I don’t usually comment on French political events, but this week is different. France, and the world, are under siege. Is this just the beginning of a new normal, or will the world tackle this horrible form of terrorism, in which ‘soft’ targets—innocent civilians, going about their business—are targeted by individuals? Even children are intended victims, and sometimes they are innocent perpetrators, forced into combat. It’s a horrifying and cruel turn of events. Note to Muslim radicals: brutally murdering innocent, unarmed civilians does not lend respect or credibility to your cause in the eyes of the world.
We are in the states this month, so I missed experiencing the French reactions up close and personal. But friends in France tell me the country is bouleversé: confused, perplexed, turned upside down. The worldwide response has been enormous, and the French have made a great showing of solidarity, with three million people taking to the streets. Even in our small town of Cluny, there was a silent candlelight march with a huge turnout that was moving to see on video.
For me personally, the massacre has inspired some soul-seaching, reflection, and research. I’ve been reading a bit about Islam, and contemplating the nature of religion, and how it impacts behavior. Is there something about Islam which inspires such brutal violence, and which fosters the gender inequality of the Muslim culture? Or is this extremism a response to oppression and repression, poverty, discrimination, and other social/political/economic issues? I suspect the latter is true.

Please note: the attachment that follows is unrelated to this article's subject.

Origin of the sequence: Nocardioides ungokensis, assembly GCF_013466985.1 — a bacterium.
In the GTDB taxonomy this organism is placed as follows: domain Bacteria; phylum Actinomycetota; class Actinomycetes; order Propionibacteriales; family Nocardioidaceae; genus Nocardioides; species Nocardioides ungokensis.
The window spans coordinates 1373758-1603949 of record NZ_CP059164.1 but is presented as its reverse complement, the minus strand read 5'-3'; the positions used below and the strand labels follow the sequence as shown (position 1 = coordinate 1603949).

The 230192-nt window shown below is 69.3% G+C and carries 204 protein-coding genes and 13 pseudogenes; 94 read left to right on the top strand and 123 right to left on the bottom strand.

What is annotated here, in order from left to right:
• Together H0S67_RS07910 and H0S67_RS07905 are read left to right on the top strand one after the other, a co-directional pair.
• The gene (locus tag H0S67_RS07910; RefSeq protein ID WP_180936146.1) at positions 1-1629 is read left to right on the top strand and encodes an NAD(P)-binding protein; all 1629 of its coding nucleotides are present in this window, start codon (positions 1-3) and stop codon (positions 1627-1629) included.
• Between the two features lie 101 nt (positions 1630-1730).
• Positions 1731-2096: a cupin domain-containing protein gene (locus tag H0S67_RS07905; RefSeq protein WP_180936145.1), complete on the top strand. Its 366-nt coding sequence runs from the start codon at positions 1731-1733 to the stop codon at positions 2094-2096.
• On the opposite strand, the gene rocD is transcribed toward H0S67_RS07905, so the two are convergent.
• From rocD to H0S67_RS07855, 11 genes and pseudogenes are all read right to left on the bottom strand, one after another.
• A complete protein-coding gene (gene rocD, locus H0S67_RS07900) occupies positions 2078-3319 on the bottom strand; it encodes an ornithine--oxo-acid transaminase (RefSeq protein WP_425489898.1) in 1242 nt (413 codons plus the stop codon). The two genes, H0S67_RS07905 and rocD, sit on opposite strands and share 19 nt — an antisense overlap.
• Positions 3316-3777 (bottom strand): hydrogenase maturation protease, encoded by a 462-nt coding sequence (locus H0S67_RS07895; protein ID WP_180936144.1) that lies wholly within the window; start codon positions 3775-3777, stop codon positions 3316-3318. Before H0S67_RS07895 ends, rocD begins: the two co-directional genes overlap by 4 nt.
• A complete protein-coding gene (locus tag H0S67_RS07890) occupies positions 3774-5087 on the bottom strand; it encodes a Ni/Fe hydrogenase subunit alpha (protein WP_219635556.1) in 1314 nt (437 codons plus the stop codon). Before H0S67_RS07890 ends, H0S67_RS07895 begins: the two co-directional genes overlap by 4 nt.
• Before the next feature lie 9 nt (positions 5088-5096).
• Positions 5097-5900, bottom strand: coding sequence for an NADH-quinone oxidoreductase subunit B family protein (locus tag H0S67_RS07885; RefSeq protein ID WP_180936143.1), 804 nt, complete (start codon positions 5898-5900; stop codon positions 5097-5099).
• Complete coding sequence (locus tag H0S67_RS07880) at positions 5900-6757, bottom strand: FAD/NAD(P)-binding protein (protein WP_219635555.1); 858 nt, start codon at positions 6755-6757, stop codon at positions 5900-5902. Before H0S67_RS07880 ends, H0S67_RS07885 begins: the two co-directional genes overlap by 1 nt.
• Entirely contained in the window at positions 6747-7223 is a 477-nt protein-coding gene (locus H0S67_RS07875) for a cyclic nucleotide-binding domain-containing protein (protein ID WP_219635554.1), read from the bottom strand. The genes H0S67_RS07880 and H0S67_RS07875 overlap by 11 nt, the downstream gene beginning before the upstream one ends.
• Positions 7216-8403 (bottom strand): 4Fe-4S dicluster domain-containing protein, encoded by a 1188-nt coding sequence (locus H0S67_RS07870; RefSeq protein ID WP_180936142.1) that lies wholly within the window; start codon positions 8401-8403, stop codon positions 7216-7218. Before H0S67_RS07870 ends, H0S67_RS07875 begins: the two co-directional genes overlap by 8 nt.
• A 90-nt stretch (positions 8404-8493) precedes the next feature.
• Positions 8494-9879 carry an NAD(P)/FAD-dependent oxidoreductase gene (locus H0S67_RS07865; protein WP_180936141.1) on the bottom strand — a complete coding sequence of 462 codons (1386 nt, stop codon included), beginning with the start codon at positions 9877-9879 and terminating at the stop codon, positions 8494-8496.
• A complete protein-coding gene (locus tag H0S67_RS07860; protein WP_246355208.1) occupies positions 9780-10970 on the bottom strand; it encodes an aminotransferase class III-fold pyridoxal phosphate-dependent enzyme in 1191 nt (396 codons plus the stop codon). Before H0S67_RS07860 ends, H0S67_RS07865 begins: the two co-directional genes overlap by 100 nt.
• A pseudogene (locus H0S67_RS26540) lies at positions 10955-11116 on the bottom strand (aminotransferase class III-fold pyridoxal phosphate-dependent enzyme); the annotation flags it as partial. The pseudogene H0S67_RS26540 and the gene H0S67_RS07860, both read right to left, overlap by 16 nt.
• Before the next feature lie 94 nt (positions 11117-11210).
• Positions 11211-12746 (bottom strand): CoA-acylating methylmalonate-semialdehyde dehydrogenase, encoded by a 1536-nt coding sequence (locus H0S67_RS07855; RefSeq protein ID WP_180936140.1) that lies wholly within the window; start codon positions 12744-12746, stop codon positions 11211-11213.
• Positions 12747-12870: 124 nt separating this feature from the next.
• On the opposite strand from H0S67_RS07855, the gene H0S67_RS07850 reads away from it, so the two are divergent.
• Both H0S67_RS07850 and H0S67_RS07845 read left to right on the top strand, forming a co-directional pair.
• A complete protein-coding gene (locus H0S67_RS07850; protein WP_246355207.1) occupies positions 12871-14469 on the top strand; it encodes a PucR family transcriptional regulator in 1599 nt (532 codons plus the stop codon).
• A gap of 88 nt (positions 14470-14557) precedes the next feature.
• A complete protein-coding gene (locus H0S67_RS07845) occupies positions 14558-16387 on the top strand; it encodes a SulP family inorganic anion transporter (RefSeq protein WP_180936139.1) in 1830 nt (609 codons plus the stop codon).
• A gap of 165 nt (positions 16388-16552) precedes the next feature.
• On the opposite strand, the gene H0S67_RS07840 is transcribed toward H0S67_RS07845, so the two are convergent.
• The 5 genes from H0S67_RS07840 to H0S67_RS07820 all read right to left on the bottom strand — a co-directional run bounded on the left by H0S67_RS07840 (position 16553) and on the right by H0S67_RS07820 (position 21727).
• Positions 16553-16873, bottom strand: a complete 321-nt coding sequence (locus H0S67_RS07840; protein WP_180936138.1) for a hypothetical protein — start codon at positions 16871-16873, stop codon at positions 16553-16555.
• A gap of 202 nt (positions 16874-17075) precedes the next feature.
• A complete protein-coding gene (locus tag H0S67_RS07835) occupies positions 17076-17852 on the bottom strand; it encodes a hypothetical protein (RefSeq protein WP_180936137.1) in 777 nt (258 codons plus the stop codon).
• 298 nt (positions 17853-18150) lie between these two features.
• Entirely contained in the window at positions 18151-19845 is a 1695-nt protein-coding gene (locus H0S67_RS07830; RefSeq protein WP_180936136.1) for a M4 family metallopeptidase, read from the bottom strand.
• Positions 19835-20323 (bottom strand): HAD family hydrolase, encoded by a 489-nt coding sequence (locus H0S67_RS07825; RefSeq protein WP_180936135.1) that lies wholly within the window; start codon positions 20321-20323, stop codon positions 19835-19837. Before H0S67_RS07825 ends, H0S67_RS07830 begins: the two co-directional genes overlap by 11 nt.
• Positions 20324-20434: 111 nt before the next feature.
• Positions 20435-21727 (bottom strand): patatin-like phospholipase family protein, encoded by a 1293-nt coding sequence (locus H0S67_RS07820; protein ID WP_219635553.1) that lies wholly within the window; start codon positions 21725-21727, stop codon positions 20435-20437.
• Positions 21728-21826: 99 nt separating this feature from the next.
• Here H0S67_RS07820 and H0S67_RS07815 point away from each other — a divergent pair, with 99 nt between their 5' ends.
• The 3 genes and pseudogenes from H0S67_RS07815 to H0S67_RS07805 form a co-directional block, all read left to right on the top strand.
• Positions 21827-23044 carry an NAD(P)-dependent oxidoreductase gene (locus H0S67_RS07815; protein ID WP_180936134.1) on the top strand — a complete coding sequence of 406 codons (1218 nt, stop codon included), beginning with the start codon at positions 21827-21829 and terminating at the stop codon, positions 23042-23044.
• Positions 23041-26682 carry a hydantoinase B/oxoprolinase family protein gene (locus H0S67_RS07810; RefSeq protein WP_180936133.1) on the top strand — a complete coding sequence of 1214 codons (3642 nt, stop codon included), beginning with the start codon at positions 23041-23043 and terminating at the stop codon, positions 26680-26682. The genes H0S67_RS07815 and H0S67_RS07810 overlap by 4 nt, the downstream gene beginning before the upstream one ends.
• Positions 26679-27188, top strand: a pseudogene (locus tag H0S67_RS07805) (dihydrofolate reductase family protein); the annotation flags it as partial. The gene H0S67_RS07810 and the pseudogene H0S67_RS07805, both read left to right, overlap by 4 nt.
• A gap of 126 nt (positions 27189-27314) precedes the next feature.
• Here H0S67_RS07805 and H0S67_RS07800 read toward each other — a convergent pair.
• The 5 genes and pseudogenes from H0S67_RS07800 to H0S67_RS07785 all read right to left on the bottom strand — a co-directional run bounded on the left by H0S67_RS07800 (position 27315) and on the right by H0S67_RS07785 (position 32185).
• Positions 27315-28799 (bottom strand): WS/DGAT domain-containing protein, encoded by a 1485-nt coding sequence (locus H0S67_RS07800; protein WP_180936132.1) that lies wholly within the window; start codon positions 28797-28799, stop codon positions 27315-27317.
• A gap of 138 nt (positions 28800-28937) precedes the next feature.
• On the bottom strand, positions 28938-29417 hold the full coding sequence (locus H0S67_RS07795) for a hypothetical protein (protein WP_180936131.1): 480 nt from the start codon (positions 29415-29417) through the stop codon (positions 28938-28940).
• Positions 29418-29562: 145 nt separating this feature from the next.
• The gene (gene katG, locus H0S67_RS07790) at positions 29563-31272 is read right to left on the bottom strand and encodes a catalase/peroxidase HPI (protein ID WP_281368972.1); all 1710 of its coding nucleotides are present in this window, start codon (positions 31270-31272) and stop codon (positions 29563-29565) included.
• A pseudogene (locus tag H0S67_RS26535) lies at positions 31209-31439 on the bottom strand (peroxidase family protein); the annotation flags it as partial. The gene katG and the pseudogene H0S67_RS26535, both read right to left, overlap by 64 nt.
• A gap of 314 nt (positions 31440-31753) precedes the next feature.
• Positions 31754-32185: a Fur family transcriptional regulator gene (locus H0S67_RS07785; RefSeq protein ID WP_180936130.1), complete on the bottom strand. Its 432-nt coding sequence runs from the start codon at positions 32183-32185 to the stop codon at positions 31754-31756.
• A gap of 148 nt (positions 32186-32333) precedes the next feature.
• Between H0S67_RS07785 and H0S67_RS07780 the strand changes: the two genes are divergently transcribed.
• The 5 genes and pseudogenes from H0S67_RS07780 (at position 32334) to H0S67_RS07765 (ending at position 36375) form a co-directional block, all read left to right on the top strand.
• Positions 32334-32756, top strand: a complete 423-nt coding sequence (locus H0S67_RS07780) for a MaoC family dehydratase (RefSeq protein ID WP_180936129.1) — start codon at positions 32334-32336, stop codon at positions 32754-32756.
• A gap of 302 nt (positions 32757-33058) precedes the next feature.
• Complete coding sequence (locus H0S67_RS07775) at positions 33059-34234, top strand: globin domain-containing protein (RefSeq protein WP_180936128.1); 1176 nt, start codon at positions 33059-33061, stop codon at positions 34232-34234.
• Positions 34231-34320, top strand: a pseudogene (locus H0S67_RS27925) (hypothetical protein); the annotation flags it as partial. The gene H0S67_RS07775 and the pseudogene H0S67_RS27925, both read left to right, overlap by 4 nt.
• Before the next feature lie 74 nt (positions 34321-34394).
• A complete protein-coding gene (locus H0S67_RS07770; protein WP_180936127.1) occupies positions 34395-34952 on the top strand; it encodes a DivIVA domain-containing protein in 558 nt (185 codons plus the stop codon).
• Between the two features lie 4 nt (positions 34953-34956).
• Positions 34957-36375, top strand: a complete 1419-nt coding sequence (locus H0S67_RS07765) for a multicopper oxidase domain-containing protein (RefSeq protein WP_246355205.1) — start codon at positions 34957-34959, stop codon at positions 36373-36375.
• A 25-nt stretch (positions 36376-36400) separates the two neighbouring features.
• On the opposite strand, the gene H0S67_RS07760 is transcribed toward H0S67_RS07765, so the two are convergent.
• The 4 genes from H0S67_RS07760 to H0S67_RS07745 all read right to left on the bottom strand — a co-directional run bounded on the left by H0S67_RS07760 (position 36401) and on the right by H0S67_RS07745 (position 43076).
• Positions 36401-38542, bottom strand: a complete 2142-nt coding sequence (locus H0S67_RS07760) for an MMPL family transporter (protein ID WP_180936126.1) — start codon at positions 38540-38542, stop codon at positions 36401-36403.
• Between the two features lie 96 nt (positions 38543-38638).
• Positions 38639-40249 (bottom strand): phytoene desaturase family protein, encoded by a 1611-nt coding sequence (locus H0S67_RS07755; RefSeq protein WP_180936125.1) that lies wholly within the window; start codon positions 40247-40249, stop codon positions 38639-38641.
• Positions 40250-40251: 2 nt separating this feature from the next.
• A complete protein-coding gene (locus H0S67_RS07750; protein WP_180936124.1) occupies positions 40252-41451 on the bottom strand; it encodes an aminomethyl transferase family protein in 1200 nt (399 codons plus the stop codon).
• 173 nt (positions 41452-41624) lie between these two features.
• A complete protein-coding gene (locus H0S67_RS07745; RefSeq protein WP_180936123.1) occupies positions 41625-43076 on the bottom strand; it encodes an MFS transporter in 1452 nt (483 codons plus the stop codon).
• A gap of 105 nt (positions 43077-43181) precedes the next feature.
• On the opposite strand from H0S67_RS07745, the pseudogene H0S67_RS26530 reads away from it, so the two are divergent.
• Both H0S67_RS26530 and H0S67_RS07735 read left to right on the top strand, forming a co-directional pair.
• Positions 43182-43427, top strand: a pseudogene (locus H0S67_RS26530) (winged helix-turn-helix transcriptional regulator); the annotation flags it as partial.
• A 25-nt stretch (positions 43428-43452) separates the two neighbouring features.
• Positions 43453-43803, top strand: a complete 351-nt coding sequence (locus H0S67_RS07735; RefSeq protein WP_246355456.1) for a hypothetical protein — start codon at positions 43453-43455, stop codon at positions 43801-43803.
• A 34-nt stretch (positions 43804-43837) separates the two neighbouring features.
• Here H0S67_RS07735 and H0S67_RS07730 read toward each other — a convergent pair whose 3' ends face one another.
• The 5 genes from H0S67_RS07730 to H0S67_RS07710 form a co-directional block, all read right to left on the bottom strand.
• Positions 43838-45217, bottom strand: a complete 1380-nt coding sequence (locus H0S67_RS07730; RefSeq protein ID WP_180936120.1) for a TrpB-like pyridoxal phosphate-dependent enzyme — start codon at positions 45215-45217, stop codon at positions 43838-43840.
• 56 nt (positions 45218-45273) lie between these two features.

What to do about these internal terroists? Well, if President Hollande happens to give me a call to ask my advice, I will tell him to start here: Muslims in France are not well integrated into society, as they are in some other countries. Many live in ghettos, in poverty, around the big cities. Unemployment is high and job discrimination is rampant. And what happens when you have an immigrant population of unemployed, disaffected youth, powerless and excluded from society? It should be a surprise to no one that they turn to violence and crime. The French have known for a long time about this problem, a tough one that hopefully now will get their full attention.
In addition I keep searching and hoping for a strong, concerted response from mainstream Muslims. I am deeply curious about how they perceive these acts, and why they have not protested, en masse. I wonder if their mostly silent response is quiet approval, fear of reprisal, or something else altogether. In any case, their silence is troubling.
I borrowed the photo above from Susan Loomis' post because I like that digital sign about the police, from the Paris Mayor's office: "I am a Jew, a Muslim, a Christian, an atheist. I am French, I am a citizen of the world, I am Charlie." We are all Charlie, we are Everyman, woman and child, searching for peace and freedom.
Favorite Reads: Some other bloggers writing about the events of the past week: Most of you know the French Word a Day blog, and Kristin did a moving post on the subject. I also liked the photos from Susan Loomis' blog, On Rue Tatin. (Susan, by the way, is a the author of the delightful On Rue Tatin: Living and Cooking in a French Town, and teaches cookiing classes in Normandy). The Hip Paris Blog has some good photos of the Paris march as well. Meanwhile Page and Barbara have good reviews of The French House: An American Family, a Ruined Maison, and the Village That Restored Them All for us in the comments section.